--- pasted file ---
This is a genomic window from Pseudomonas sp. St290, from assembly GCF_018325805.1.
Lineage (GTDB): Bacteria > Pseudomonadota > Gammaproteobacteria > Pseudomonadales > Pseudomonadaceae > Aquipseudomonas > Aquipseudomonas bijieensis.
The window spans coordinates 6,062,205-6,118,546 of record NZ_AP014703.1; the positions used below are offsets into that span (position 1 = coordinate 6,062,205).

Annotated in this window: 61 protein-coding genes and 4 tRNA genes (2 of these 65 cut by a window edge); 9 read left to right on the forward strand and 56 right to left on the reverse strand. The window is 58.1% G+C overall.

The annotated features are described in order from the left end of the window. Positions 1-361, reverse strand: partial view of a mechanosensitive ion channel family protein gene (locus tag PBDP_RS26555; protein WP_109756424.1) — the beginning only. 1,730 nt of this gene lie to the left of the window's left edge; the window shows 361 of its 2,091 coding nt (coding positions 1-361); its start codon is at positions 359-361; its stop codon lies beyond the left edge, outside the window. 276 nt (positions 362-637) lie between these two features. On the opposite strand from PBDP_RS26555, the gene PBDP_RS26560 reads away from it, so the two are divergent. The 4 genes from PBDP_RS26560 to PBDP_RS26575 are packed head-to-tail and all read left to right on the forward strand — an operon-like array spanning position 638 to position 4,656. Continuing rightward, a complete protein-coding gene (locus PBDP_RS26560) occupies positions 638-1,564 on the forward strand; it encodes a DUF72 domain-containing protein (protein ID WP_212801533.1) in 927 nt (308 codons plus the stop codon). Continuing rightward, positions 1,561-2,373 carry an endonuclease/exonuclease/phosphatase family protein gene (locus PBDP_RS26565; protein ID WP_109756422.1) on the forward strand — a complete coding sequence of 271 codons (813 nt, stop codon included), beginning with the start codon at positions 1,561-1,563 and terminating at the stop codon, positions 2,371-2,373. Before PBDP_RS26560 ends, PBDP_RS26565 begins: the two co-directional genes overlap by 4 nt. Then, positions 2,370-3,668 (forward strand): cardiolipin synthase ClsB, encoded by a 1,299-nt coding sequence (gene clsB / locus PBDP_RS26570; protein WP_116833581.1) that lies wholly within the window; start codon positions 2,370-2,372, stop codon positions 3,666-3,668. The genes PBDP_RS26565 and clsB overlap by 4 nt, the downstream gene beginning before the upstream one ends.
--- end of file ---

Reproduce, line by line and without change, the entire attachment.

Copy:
This is a genomic window from Pseudomonas sp. St290, from assembly GCF_018325805.1.
Lineage (GTDB): Bacteria > Pseudomonadota > Gammaproteobacteria > Pseudomonadales > Pseudomonadaceae > Aquipseudomonas > Aquipseudomonas bijieensis.
The window spans coordinates 6,062,205-6,118,546 of record NZ_AP014703.1; the positions used below are offsets into that span (position 1 = coordinate 6,062,205).

Annotated in this window: 61 protein-coding genes and 4 tRNA genes (2 of these 65 cut by a window edge); 9 read left to right on the forward strand and 56 right to left on the reverse strand. The window is 58.1% G+C overall.

The annotated features are described in order from the left end of the window. Positions 1-361, reverse strand: partial view of a mechanosensitive ion channel family protein gene (locus tag PBDP_RS26555; protein WP_109756424.1) — the beginning only. 1,730 nt of this gene lie to the left of the window's left edge; the window shows 361 of its 2,091 coding nt (coding positions 1-361); its start codon is at positions 359-361; its stop codon lies beyond the left edge, outside the window. 276 nt (positions 362-637) lie between these two features. On the opposite strand from PBDP_RS26555, the gene PBDP_RS26560 reads away from it, so the two are divergent. The 4 genes from PBDP_RS26560 to PBDP_RS26575 are packed head-to-tail and all read left to right on the forward strand — an operon-like array spanning position 638 to position 4,656. Continuing rightward, a complete protein-coding gene (locus PBDP_RS26560) occupies positions 638-1,564 on the forward strand; it encodes a DUF72 domain-containing protein (protein ID WP_212801533.1) in 927 nt (308 codons plus the stop codon). Continuing rightward, positions 1,561-2,373 carry an endonuclease/exonuclease/phosphatase family protein gene (locus PBDP_RS26565; protein ID WP_109756422.1) on the forward strand — a complete coding sequence of 271 codons (813 nt, stop codon included), beginning with the start codon at positions 1,561-1,563 and terminating at the stop codon, positions 2,371-2,373. Before PBDP_RS26560 ends, PBDP_RS26565 begins: the two co-directional genes overlap by 4 nt. Then, positions 2,370-3,668 (forward strand): cardiolipin synthase ClsB, encoded by a 1,299-nt coding sequence (gene clsB / locus PBDP_RS26570; protein WP_116833581.1) that lies wholly within the window; start codon positions 2,370-2,372, stop codon positions 3,666-3,668. The genes PBDP_RS26565 and clsB overlap by 4 nt, the downstream gene beginning before the upstream one ends.